Critics’ Picks

Pierre Seinturier, The promise they’ve made, 2020, oil on canvas, 57 1/2 x 35''.

Pierre Seinturier, The promise they’ve made, 2020, oil on canvas, 57 1/2 x 35''.

Paris

Pierre Seinturier

Galerie Georges-Philippe & Nathalie Vallois
36 / 33 rue de Seine
March 5–April 8, 2021

Working with thinned oils, Pierre Seinturier paints moody scenes whose semitransparent muted greens, browns, and blues recall Charles Burchfield’s watercolors. But whereas Burchfield’s American landscapes are mostly devoid of people, Seinturier’s Americana-infused settings typically feature at least one figure who is simultaneously mundane and suspicious. Across the sixteen paintings on view (all 2021), this sense of ambiguity is enhanced by low light (Seinturier has a penchant for dawn, dusk, and shadows cast by tree canopies), voyeuristic perspectives, and zinger titles that yield more questions than answers.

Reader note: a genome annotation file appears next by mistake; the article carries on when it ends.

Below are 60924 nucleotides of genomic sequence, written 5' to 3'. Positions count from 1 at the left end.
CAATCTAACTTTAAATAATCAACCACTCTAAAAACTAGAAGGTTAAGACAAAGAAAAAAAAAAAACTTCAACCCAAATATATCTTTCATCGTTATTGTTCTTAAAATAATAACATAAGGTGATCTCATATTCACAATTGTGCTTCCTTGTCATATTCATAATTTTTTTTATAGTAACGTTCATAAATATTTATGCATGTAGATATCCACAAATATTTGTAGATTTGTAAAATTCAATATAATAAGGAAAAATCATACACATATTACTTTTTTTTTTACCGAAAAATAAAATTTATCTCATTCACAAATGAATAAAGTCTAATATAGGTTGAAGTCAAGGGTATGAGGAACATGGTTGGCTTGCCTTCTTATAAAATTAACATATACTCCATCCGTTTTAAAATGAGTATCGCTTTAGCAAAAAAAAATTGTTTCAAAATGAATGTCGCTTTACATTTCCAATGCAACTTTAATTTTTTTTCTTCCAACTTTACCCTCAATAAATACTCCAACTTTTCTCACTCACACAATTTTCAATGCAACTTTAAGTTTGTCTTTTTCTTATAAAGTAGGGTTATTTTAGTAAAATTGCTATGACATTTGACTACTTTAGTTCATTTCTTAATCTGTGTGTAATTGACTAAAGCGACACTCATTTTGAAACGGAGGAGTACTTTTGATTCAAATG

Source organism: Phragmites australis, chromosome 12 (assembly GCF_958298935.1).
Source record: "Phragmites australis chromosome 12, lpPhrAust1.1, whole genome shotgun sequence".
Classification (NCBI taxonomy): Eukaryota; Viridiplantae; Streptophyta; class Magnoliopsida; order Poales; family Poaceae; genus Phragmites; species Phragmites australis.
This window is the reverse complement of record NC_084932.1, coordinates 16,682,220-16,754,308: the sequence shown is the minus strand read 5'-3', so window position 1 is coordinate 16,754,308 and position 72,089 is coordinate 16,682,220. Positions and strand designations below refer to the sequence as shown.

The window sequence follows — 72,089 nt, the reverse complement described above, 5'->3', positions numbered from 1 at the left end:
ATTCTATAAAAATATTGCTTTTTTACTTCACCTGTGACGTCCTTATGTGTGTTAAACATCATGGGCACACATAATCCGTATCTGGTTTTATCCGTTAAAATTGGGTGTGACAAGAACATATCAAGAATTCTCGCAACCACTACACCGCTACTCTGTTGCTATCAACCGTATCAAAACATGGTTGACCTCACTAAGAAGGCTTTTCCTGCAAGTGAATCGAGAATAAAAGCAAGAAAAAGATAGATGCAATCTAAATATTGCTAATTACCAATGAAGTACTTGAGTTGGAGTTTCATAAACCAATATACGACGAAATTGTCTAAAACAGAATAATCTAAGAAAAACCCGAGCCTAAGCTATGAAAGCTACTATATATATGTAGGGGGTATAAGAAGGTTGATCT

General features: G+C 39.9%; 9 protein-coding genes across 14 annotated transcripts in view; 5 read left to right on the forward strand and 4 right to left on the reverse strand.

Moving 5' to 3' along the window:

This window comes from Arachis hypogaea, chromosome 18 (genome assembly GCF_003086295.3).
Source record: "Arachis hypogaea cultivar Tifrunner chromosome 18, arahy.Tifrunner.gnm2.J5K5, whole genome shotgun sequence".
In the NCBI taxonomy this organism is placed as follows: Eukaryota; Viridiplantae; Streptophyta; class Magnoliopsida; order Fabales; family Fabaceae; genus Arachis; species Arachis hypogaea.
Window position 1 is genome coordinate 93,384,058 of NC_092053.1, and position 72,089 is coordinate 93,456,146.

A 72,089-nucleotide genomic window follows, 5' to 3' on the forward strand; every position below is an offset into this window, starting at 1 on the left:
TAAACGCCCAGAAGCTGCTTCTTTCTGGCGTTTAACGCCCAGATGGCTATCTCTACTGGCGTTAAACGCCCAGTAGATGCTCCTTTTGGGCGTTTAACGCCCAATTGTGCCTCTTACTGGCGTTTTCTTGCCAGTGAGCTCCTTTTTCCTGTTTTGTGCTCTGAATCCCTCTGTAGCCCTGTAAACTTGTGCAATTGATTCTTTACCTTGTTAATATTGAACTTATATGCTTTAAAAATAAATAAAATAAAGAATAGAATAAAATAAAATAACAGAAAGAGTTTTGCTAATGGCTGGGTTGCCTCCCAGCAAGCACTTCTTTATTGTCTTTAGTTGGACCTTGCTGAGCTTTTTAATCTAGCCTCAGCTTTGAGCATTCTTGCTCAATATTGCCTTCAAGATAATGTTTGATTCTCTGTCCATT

In He was a good friend of mine, a shirtless figure in a woodland clearing raises an ax rather ominously over a felled tree. The aerial vantage point, framed by dark trees and vines in the foreground, lends the painting a cinematic quality, evoking the moment when the camera pulls back to expose some important contextual element that brings deeper meaning to the story. In Seinturier’s paintings, however, the big reveal never arrives.

Filmic allusions appear elsewhere, as in the Western-inspired Doing life without parole, which depicts a gunfight along a riverbank in a sun-dappled valley, and The promise they’ve made, in which a distant campfire is glimpsed from behind a desert cactus. Other paintings, meanwhile, have a distinctly Lynchian vibe. Would-be idyllic settings—a red-roofed farmhouse in a green pasture (She sends her regards and Down in the valley), a stately home with a manicured garden (I am here and he is gone and Same hassle every night)—are fraught visions of the American Dream, in which something amiss gives us pause. Is the little house on the prairie in foreclosure? Is the mansion being robbed? Did the hero just get shot? We can never know the full story, but “happily ever after” seems out of the question.

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